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I thought iced tea generally tasted like rust, but I was desperate and asked my mom for a sip. I was hit with the rush of sweet peach, and unlike the other teas I had choked down, this one didn’t clobber me with a heavy, tea-leafy aftertaste. Legions joined me not long after as Snapple fell out of favor and lost its dominance over the market and the popular imagination. How did something so widely loved and even revolutionary wind up as the My Space of soda alternatives? Their names were Leonard Marsh, Hyman Golden, and Arnold Greenberg, but friends called them Lenny, Hymie, and Arnie (they’ve all since passed away).
In 1986, they knocked the fruit content down to about 10%.
Then in 1987, they introduced flavored iced teas, and for the first time in history iced tea tasted appetizing. Lenny, Hymie, and Arnie built Snapple by following their guts.
They listened to Howard Stern’s radio show on their way to work, so they started advertising on it to hear themselves on the radio.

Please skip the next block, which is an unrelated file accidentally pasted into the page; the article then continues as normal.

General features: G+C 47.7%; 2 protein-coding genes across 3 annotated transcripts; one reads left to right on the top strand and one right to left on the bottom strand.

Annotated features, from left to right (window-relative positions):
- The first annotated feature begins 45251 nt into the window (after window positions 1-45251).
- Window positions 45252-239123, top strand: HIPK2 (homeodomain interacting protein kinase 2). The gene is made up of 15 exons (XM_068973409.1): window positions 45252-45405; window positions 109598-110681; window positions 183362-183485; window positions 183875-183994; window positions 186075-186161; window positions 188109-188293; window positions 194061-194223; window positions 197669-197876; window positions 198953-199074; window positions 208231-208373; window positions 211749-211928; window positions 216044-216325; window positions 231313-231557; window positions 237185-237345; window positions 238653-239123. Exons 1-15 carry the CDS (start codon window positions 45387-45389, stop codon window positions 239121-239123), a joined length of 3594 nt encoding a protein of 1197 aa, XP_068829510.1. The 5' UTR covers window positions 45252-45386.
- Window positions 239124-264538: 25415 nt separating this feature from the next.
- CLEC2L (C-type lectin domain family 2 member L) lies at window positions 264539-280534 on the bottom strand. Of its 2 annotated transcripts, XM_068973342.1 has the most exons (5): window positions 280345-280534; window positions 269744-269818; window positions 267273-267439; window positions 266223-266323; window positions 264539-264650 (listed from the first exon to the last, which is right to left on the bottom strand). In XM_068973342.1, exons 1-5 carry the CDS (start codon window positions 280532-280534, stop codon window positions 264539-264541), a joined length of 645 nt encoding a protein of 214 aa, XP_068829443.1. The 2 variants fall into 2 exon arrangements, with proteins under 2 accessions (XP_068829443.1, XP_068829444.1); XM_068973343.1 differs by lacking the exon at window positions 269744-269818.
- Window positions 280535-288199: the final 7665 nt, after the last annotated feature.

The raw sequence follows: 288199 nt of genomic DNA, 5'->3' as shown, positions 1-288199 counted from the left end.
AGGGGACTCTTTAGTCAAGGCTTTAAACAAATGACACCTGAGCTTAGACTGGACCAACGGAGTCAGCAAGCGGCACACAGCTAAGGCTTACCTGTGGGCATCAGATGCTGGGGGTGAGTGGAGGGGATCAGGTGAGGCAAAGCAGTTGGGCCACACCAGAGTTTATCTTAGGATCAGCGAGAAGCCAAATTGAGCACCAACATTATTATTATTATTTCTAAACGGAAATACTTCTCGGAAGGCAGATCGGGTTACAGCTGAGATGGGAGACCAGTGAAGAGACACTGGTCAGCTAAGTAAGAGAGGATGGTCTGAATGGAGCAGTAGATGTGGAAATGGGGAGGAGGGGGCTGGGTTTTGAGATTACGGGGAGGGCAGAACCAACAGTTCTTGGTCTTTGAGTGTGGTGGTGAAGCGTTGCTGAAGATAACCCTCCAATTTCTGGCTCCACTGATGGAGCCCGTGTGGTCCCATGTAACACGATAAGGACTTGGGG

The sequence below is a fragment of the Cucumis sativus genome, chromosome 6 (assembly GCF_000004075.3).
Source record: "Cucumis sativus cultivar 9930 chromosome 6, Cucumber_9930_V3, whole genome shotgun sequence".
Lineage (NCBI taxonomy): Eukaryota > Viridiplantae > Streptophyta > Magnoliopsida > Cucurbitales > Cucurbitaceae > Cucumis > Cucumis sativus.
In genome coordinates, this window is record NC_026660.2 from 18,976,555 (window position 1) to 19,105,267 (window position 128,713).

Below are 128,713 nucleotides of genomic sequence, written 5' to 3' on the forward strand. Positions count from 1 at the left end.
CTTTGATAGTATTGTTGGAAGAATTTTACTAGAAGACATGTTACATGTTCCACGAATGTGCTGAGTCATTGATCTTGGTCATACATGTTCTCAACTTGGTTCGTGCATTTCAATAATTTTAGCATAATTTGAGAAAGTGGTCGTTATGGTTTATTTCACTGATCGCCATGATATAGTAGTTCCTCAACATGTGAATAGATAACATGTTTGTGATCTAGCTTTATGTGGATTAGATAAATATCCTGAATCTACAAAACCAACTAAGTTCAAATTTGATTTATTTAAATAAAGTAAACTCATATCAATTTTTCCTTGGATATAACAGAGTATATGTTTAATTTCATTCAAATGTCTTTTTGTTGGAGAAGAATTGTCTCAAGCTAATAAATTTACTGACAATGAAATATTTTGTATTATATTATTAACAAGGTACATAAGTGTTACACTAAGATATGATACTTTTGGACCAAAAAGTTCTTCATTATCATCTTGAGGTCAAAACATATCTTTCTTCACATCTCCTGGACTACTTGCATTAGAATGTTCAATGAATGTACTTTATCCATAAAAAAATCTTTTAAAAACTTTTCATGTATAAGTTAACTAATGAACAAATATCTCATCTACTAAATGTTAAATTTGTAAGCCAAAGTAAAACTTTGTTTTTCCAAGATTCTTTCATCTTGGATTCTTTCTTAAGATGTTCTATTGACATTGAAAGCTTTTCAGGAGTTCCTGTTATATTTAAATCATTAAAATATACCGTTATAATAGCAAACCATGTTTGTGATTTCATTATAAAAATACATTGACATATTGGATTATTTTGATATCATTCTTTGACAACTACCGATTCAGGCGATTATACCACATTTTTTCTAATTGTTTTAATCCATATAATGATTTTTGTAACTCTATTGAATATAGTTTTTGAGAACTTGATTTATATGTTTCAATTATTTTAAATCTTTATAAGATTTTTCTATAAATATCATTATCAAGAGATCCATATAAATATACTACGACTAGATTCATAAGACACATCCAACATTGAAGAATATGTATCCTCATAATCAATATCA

Stern liked these beverage peddlers from Long Island, and he’d go into long digressions about the wonders of Snapple, even though the company had paid for only 30 seconds of airtime.
Has the once-mighty beverage that captured our teenage hearts and wowed us with that hollow bottle cap-popping sound really sunk to this cheap ask?
I found myself feeling a pang of embarrassment on Snapple’s behalf.
Seeing a grown-up brand groveling for affection is a drag, like a past-his-prime standup comedian demanding laughs from an indifferent crowd.
Also, I thought, when’s the last time I drank one of those things?
My memories of Snapple are sun-dappled, like its logo.
I remember drinking it for the first time as a kid one summer. Our family had gone swimming at the city pool, and as we drove home in our gray Astro van I was dying of thirst.
I saw my mom had a Snapple Peach Tea in the cup holder.
The beads of water falling off the chilled bottle made it look as if it were sweating. The love affair lasted for a few years in the early 1990s, until I became a serious runner and gave up Snapple for water. Forty-three years ago, a pair of window washers here teamed up with a health food store owner to sell a line of fruit juices.